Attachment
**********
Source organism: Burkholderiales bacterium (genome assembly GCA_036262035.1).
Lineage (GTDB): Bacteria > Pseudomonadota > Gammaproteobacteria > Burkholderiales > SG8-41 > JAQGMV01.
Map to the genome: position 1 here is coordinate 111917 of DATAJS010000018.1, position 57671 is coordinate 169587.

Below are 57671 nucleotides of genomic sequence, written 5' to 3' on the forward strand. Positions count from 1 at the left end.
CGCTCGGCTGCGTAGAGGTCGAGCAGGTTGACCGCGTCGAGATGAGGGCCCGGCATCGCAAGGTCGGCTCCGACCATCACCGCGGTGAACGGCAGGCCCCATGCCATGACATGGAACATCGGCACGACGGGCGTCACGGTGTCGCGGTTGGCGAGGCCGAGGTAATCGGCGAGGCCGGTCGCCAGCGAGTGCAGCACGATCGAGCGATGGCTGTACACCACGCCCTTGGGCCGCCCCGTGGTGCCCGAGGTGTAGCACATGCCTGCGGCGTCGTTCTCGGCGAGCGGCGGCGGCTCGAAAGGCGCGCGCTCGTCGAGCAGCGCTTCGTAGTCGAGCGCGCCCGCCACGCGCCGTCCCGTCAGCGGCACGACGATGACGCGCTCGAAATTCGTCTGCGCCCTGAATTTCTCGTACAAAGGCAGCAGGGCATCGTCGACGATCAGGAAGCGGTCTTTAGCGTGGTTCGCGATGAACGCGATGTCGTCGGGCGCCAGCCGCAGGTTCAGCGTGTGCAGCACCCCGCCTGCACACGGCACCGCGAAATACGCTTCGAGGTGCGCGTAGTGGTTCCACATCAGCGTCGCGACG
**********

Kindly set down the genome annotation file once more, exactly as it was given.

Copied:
Source organism: Burkholderiales bacterium (genome assembly GCA_036262035.1).
Lineage (GTDB): Bacteria > Pseudomonadota > Gammaproteobacteria > Burkholderiales > SG8-41 > JAQGMV01.
Map to the genome: position 1 here is coordinate 111917 of DATAJS010000018.1, position 57671 is coordinate 169587.

Below are 57671 nucleotides of genomic sequence, written 5' to 3' on the forward strand. Positions count from 1 at the left end.
CGCTCGGCTGCGTAGAGGTCGAGCAGGTTGACCGCGTCGAGATGAGGGCCCGGCATCGCAAGGTCGGCTCCGACCATCACCGCGGTGAACGGCAGGCCCCATGCCATGACATGGAACATCGGCACGACGGGCGTCACGGTGTCGCGGTTGGCGAGGCCGAGGTAATCGGCGAGGCCGGTCGCCAGCGAGTGCAGCACGATCGAGCGATGGCTGTACACCACGCCCTTGGGCCGCCCCGTGGTGCCCGAGGTGTAGCACATGCCTGCGGCGTCGTTCTCGGCGAGCGGCGGCGGCTCGAAAGGCGCGCGCTCGTCGAGCAGCGCTTCGTAGTCGAGCGCGCCCGCCACGCGCCGTCCCGTCAGCGGCACGACGATGACGCGCTCGAAATTCGTCTGCGCCCTGAATTTCTCGTACAAAGGCAGCAGGGCATCGTCGACGATCAGGAAGCGGTCTTTAGCGTGGTTCGCGATGAACGCGATGTCGTCGGGCGCCAGCCGCAGGTTCAGCGTGTGCAGCACCCCGCCTGCACACGGCACCGCGAAATACGCTTCGAGGTGCGCGTAGTGGTTCCACATCAGCGTCGCGACG